Lana Del Rey: Ultraviolence
Lana Del Rey
Alternative & IndiePop
Who can resist Lana Del Rey’s free-spirited vibes? Her particular brand of chart-friendly baroque pop has topped the charts, been featured in movies and played all over radio stations around the world. She’s become a sensation in next to no time and Cairene music lovers can’t get enough of her.
The reluctant princess of the modern pop scene released her third studio album this summer and it is, in a nutshell, a true ode to her unique sound. The album kicks off with ‘Cruel World’; a laidback track showcasing Del Rey’s raspy vocals telling the tale of a broken romance with an edge. The song sets off the mood for the whole album, which generally carries on with a rather melancholic and nostalgic theme.
‘Ultraviolence’ and ‘Shades of Cool’ follow in similar style with Del Rey’s trademark soft murmurs and slow beat, while Del Rey’s love affair with New York once again inspires, with ‘Brooklyn Baby’.
‘West Coast’, released as a single, stands out and breaks the pattern with a more upbeat vibe to it, Del Rey competing to keep up with a noticeably faster drumming action. It also signals a slight break from the heavy melancholy and imagery; the album goes onto, by and large, talk more plainly about a deeply dysfunctional relationship or two – or, well, a dozen – from all angles; long distance relationships, cheating, abuse – you name it. The lyrics get even more graphic and strong in “F*cked My Way Up to the Top’, with Del Rey not holding back and unapologetically mewing “this is my show.”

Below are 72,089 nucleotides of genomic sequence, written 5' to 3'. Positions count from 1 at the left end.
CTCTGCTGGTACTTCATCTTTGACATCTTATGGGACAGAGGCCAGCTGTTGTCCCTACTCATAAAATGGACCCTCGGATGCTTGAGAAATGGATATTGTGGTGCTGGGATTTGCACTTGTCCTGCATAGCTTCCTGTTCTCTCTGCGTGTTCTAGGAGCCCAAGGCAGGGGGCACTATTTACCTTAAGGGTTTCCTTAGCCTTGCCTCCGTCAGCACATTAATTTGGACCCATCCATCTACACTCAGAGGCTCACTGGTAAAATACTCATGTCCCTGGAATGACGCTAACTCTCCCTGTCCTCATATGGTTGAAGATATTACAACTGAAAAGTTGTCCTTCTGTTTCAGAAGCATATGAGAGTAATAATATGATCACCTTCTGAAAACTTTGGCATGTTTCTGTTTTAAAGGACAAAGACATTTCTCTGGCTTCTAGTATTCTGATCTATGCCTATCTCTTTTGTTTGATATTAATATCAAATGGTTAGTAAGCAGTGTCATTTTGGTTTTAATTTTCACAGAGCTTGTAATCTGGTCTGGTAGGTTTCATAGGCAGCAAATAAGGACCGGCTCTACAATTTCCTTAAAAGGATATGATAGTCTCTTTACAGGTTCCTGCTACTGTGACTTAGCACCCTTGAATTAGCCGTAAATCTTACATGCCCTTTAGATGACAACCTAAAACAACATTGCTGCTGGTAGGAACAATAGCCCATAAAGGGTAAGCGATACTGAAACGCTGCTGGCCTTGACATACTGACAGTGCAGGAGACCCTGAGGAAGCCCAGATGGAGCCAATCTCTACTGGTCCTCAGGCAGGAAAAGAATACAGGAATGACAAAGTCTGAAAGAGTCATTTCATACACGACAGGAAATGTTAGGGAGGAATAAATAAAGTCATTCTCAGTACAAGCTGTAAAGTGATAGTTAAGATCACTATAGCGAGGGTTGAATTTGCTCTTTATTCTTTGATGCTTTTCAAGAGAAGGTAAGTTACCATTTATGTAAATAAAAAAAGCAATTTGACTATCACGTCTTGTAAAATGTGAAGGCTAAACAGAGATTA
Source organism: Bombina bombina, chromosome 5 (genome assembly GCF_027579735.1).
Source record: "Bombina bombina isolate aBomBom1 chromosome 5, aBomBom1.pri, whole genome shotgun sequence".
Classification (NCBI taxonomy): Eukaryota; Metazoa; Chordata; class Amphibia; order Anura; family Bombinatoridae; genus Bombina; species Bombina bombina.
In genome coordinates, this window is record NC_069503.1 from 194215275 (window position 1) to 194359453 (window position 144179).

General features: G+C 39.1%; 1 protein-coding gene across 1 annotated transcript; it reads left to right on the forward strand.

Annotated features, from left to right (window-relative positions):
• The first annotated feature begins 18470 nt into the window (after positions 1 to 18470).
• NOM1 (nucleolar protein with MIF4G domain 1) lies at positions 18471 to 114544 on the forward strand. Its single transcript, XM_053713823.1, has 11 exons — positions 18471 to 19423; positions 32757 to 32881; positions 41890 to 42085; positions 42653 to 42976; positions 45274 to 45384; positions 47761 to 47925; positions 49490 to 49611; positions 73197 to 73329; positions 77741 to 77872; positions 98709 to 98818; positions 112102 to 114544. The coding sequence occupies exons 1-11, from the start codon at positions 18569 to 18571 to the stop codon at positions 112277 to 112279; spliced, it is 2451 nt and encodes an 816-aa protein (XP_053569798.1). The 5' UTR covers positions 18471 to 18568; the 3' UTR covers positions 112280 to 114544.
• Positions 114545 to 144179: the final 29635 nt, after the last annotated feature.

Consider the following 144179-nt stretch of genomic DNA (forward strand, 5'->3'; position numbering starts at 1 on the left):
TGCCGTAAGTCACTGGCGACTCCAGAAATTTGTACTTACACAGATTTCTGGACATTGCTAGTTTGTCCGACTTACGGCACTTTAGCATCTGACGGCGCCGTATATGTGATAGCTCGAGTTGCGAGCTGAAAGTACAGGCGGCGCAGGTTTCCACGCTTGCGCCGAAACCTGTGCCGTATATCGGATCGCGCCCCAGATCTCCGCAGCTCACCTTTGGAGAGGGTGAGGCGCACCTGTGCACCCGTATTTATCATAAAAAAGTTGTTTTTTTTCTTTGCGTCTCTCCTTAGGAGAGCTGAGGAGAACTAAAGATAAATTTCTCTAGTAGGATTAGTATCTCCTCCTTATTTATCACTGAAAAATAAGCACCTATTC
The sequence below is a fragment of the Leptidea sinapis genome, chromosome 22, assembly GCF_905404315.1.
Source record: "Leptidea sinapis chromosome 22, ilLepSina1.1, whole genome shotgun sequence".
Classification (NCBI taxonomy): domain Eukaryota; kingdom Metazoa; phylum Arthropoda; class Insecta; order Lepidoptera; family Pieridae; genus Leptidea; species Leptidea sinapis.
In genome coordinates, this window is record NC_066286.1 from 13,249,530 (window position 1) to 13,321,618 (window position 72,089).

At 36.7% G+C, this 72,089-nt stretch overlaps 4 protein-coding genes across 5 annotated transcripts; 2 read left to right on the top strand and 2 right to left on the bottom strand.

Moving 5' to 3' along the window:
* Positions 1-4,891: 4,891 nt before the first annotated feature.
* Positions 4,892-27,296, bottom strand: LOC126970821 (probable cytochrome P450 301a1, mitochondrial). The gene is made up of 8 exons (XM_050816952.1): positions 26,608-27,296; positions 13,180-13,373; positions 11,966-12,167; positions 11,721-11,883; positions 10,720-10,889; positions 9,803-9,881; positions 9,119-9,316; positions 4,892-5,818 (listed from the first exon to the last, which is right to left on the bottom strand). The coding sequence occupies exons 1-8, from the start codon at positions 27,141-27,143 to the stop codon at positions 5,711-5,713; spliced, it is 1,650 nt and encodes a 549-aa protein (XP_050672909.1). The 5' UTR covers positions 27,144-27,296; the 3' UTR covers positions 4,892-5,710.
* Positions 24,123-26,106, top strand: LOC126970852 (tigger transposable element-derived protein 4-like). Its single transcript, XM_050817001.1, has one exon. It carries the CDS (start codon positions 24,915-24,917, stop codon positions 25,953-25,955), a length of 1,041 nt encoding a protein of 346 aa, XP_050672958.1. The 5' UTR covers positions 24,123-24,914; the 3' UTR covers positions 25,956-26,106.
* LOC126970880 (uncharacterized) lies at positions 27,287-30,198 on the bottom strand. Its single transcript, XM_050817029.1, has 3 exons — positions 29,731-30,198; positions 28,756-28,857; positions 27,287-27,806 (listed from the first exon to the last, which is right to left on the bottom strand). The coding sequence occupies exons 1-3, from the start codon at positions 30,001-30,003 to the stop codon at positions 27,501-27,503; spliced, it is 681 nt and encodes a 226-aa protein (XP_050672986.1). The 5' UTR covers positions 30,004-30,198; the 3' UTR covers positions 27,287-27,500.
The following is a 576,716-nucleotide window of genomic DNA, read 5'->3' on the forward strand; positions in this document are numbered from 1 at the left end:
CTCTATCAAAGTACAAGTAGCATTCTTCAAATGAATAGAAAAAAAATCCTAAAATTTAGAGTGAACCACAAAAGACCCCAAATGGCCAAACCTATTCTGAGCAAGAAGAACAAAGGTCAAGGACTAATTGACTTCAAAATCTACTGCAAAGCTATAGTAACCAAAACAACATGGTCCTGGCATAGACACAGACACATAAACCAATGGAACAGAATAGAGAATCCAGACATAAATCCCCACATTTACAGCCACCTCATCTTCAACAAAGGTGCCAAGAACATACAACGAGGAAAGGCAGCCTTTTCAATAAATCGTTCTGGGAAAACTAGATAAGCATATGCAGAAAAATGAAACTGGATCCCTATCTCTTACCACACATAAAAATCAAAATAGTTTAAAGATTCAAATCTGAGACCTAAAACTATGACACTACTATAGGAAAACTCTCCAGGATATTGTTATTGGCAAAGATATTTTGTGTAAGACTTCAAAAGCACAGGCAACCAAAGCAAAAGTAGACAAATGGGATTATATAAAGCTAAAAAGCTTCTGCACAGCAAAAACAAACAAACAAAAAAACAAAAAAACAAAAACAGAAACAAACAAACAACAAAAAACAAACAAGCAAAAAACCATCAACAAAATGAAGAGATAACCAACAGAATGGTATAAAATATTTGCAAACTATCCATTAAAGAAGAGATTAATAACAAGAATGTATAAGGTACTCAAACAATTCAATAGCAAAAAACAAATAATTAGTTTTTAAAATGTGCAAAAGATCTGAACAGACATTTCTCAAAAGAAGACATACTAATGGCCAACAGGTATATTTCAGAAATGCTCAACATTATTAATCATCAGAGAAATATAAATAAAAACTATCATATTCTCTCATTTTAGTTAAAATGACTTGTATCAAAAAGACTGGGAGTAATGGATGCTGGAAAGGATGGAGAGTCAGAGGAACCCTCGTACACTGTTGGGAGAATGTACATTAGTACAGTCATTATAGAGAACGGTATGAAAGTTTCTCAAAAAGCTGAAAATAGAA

The album comes to an end with ‘Old Money’ which may remind some of Del Rey’s contribution to soundtrack of The Great Gatsby, ‘Young & Beautiful’. The song seems to hint at another day and age; another time of aristocratic summer nights and indulgent clothing; a Jay Gatsby party perhaps?
Ultraviolence collectively sounds as the shadowing, rather than the continuation, of previous album, Born to Die. The subjects she explores are the same and even imagery and references used are rather familiar – her “red dress”, for example. But the distinctive flavour she adds to today’s music scene is certainly something that will keep her relevant.
Does anything on Ultraviolence measure up to early hits like ‘Video Games’? No, not quite.